Friday, January 16, 2015


Social media was flooded Friday afternoon with pictures of Joe Paterno smiling and
celebrating with captions that read, "NCAA restores Paterno's 111 wins making him
all-time winningest coach again."

Suddenly, all those frowns in Happy Valley were turned upside down and even Paterno
must've been smiling in the one of the two places he may be resting since his death in 2012.

It's all so very sad and still terribly sick. All the smiles, wins, and records  ring so hollow
in the wake of the scandal at Penn State where countless children were violated by former
defensive coordinator, Jerry Sandusky.

Our nation's obsession with victories and records can somehow overshadow, at least for
a day, the sexual abuse that went on campus and ruined the lives of many children forever.
A lot of people at Penn State saw  the ruling by the NCAA as a win for the school and its
legendary coach.

It means nothing, absolutely nothing. Nor does the number '409' and all the questions about
whether or not the statue of Paterno will be return to its spot outside Beaver Stadium.
409 is the total number of wins Paterno accumulated in his coaching career. That number puts
him back in the record books as the winningest coach in NCAA Division I history.

Boy, that's really great.

I'm not sure when our nation became obsessed with wins and records, but do they really
mean anything when it concerns Penn State and what happened there? Is anybody with a
clue really going to get excited when somebody on ESPN's 'Game Day' says that 'JoePa' is
the all-time winningest coach again'? Seriously, it's ridiculous. Everybody will say, "Yeah,
he's got the most wins, but....."

There will always be defenders of Paterno who will say that he informed the administration
at Penn State and it is they, not Paterno, who should be responsible forthe scandal. They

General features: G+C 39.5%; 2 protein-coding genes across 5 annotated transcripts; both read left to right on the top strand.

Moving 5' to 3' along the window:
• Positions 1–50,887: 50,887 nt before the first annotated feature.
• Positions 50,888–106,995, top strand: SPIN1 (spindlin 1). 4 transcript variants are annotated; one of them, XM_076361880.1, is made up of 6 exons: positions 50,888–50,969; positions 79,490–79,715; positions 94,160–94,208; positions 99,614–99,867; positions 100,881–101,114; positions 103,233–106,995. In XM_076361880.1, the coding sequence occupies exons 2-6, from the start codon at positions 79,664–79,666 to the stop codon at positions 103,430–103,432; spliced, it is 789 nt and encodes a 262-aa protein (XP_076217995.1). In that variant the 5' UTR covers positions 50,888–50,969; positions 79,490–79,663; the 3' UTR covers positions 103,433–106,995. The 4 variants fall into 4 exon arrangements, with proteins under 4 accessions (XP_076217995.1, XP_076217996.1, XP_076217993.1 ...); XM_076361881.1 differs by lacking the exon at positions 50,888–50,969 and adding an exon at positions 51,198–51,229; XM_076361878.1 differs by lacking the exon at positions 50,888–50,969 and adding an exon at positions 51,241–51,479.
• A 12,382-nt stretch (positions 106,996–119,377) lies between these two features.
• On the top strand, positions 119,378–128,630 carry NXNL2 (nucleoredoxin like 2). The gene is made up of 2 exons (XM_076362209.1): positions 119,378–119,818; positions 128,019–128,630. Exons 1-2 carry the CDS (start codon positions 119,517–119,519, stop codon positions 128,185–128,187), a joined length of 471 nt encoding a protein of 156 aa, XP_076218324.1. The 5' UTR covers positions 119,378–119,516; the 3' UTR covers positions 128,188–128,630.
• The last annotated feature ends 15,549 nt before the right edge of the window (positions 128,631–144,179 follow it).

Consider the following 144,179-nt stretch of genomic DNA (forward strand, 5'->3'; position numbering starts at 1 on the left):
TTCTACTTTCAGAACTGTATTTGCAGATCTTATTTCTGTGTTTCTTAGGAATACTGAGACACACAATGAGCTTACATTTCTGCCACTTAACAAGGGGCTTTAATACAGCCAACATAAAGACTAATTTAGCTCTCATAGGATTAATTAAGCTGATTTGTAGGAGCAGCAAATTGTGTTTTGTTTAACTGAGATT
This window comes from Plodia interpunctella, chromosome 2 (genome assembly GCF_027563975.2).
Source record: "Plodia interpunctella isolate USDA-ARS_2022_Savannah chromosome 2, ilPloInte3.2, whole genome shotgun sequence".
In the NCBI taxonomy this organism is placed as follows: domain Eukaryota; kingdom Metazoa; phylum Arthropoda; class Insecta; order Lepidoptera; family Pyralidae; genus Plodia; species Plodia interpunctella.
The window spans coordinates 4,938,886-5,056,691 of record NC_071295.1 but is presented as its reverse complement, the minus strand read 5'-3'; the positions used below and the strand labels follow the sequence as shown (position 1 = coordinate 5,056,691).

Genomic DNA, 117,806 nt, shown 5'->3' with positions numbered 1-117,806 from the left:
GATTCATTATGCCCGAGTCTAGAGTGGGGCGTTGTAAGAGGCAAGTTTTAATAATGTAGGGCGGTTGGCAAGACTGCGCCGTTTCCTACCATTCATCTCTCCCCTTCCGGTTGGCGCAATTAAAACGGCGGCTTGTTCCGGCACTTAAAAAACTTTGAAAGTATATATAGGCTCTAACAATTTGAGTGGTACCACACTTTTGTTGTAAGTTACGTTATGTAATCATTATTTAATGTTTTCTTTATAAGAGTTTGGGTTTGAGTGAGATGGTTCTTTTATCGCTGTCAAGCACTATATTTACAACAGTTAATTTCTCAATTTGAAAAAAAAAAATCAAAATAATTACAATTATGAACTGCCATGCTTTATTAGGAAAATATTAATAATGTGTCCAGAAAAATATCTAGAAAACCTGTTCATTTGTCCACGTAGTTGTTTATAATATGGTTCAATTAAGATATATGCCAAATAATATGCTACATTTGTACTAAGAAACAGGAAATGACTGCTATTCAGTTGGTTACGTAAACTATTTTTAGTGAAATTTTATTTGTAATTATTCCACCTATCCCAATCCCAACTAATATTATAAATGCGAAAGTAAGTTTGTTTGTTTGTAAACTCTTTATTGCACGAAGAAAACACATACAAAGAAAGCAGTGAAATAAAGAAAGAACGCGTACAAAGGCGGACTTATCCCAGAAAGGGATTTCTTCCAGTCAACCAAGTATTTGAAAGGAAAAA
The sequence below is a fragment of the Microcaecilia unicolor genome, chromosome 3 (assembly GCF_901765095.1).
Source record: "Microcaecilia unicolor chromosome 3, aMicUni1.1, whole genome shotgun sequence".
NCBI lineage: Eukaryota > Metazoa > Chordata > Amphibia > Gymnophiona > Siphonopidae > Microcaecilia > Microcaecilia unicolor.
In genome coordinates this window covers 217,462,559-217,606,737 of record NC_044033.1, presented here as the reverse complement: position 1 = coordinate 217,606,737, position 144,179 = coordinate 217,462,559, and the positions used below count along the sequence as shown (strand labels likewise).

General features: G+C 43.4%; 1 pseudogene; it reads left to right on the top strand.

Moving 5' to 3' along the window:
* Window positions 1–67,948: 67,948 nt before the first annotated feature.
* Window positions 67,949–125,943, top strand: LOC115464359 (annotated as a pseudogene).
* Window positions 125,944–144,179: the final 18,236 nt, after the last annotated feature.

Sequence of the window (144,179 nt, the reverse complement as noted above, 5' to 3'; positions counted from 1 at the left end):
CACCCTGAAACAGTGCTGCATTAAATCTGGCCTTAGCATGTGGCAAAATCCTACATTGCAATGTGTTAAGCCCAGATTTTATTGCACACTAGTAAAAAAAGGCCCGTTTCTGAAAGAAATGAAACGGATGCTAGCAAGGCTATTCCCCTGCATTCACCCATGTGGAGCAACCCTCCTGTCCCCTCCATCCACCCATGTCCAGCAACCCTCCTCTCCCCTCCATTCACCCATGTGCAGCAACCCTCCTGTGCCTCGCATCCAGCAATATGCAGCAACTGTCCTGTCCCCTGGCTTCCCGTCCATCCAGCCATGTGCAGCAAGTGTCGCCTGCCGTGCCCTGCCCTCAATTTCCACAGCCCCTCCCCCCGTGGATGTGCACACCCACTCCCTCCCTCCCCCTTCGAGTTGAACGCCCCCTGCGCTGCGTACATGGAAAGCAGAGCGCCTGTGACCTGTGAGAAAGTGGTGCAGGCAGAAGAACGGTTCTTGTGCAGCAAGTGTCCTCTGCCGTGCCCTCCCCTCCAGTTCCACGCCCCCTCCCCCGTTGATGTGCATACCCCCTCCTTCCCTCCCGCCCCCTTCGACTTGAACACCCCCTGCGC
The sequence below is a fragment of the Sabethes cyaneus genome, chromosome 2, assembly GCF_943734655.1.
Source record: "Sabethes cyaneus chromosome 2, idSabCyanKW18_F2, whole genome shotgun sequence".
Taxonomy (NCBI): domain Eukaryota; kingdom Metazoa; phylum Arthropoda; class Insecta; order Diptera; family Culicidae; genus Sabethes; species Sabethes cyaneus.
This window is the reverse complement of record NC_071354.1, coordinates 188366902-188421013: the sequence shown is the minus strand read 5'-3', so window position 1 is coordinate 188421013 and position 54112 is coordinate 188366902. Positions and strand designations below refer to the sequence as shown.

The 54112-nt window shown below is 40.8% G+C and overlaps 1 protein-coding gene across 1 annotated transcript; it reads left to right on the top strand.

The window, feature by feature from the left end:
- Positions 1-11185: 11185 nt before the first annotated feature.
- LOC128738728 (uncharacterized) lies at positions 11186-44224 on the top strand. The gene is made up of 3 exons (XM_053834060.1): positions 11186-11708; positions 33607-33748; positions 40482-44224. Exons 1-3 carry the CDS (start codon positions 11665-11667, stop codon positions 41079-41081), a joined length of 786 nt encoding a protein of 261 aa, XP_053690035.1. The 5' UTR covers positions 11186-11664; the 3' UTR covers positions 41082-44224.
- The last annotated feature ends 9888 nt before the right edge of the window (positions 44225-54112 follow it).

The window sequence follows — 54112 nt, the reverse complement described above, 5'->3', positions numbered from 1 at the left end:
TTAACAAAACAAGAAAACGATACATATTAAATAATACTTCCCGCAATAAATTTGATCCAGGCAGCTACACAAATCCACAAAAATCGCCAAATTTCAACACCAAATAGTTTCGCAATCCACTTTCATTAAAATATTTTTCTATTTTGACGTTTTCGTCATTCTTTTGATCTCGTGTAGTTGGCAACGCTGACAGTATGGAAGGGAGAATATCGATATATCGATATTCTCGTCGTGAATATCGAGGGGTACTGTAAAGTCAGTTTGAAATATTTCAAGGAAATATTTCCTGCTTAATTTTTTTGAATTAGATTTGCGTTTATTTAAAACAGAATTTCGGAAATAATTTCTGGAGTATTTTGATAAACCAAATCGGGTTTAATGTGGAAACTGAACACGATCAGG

will say that Paterno did his job in alerting school officials of what went on with Sandusky
and a boy in the shower.

I understand that.

However, it all happened under Paterno's watch in the program and facility that he built
with his muscle, power, knowledge, and influence. Paterno was Penn State. It was his
kingdom, but with that, he must take responsibility for what went on while he presided
over it. And in reality, he allowed Sandusky, for some reason, to have the keys to facility
and kingdom long after he retired in 1999.

It's hard to play dumb, especially after acknowledging that you alerted the administration
to what happened. When Joe Paterno admitted he "could've done more", he was telling
everybody he knew exactly what happened on his watch.

At this point, there isn't really anything more that can be done to erase the stench and
stigma that will always be attached to Penn State and the child-sex abuse scandal. Sandusky
will die in prison and Paterno has long been gone. The victims have received financial
rewards but no amount of money will ever return the innocence that was stolen from them.

Many are rejoicing in Happy Valley Friday as their football program got the 112 wins
that they feel was stolen away from it. Joe Paterno got his record restored and a perch atop
college football.

That's a lot of wins and a lot of smiles, but it still seems like one huge loss for everybody.

No comments:

Post a Comment